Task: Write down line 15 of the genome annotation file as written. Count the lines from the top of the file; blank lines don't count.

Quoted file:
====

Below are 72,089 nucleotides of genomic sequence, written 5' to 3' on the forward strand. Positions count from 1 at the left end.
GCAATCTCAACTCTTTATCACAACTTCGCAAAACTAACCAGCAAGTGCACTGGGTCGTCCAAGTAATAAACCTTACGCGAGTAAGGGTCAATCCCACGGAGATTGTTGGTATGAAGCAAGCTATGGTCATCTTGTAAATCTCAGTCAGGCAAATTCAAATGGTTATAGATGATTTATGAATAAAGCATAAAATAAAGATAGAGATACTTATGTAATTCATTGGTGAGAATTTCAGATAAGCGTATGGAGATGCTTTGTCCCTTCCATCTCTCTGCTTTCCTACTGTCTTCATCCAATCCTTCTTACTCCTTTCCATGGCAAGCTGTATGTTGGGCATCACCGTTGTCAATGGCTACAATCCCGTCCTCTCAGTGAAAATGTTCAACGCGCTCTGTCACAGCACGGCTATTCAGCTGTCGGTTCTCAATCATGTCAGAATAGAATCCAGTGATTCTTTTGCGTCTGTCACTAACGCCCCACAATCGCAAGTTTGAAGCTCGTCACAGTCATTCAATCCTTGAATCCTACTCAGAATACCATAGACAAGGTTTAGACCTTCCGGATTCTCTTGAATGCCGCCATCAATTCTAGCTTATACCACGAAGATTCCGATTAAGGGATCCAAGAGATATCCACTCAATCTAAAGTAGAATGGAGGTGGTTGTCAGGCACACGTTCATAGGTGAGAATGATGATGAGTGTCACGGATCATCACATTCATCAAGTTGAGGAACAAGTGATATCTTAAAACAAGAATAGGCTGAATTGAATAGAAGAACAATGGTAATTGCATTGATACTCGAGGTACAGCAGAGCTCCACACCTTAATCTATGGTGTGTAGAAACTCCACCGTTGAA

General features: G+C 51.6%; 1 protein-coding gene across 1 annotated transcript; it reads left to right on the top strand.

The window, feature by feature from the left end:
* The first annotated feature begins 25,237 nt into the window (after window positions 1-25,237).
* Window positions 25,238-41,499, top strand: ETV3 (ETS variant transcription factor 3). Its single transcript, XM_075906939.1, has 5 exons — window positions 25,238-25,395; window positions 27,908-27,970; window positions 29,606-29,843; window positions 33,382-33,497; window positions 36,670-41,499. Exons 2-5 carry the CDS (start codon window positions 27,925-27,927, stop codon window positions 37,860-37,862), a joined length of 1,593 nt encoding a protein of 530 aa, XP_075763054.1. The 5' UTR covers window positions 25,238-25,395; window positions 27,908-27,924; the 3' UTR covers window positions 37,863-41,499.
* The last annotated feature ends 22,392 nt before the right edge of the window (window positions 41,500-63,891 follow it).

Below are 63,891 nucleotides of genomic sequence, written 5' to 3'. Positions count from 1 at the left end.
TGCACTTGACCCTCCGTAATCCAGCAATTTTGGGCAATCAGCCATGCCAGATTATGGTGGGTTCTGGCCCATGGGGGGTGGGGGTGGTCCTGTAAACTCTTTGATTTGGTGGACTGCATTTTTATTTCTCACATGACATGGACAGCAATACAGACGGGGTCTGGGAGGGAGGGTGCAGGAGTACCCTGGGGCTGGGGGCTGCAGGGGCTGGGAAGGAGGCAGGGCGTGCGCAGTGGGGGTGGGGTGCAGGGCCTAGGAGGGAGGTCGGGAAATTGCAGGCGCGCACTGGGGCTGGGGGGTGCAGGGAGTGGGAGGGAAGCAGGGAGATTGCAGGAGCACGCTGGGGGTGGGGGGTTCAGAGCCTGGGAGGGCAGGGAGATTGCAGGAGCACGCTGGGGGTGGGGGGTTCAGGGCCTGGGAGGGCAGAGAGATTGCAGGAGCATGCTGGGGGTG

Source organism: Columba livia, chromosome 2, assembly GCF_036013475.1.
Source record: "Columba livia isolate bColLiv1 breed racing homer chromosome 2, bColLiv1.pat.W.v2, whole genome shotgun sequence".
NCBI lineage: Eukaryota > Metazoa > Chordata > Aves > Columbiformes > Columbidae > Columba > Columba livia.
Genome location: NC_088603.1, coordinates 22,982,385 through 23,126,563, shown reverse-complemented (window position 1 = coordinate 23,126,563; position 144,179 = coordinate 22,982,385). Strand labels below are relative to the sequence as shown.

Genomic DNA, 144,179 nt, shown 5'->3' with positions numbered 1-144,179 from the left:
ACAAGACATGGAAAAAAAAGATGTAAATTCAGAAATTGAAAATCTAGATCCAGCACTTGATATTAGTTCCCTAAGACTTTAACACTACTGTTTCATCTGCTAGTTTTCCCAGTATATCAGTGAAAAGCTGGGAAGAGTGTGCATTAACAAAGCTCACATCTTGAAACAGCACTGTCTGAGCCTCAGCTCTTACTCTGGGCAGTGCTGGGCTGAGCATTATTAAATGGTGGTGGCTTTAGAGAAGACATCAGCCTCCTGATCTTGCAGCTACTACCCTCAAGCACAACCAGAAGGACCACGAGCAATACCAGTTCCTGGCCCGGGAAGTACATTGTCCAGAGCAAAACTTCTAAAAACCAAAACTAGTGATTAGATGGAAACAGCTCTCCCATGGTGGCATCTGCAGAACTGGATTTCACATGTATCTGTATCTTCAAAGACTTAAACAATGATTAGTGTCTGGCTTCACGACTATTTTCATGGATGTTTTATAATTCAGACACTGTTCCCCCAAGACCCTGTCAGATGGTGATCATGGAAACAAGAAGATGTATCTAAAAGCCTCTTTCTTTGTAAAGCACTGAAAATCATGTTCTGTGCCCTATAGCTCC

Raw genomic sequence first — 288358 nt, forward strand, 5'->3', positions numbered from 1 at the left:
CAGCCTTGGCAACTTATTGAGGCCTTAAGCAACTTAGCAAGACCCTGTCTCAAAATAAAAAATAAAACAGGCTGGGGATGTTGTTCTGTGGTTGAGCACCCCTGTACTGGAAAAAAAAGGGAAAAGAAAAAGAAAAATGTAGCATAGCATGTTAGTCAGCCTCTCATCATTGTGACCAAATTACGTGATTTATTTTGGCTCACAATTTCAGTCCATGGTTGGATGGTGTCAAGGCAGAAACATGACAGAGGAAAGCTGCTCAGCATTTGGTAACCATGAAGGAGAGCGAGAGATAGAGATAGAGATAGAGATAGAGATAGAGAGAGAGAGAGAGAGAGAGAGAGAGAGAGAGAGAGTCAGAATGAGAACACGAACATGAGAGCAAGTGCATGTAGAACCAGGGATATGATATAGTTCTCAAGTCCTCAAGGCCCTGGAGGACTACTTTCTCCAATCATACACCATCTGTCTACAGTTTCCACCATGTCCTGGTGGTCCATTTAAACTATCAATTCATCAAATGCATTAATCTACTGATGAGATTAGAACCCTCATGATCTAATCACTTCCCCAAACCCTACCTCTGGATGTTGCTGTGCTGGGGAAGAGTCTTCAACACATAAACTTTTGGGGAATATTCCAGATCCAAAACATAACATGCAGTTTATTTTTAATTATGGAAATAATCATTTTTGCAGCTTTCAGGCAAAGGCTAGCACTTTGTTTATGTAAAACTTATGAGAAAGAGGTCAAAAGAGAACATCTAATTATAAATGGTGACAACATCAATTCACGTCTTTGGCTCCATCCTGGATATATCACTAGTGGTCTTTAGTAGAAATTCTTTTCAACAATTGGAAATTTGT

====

ACAAGACATGGAAAAAAAAGATGTAAATTCAGAAATTGAAAATCTAGATCCAGCACTTGATATTAGTTCCCTAAGACTTTAACACTACTGTTTCATCTGCTAGTTTTCCCAGTATATCAGTGAAAAGCTGGGAAGAGTGTGCATTAACAAAGCTCACATCTTGAAACAGCACTGTCTGAGCCTCAGCTCTTACTCTGGGCAGTGCTGGGCTGAGCATTATTAAATGGTGGTGGCTTTAGAGAAGACATCAGCCTCCTGATCTTGCAGCTACTACCCTCAAGCACAACCAGAAGGACCACGAGCAATACCAGTTCCTGGCCCGGGAAGTACATTGTCCAGAGCAAAACTTCTAAAAACCAAAACTAGTGATTAGATGGAAACAGCTCTCCCATGGTGGCATCTGCAGAACTGGATTTCACATGTATCTGTATCTTCAAAGACTTAAACAATGATTAGTGTCTGGCTTCACGACTATTTTCATGGATGTTTTATAATTCAGACACTGTTCCCCCAAGACCCTGTCAGATGGTGATCATGGAAACAAGAAGATGTATCTAAAAGCCTCTTTCTTTGTAAAGCACTGAAAATCATGTTCTGTGCCCTATAGCTCC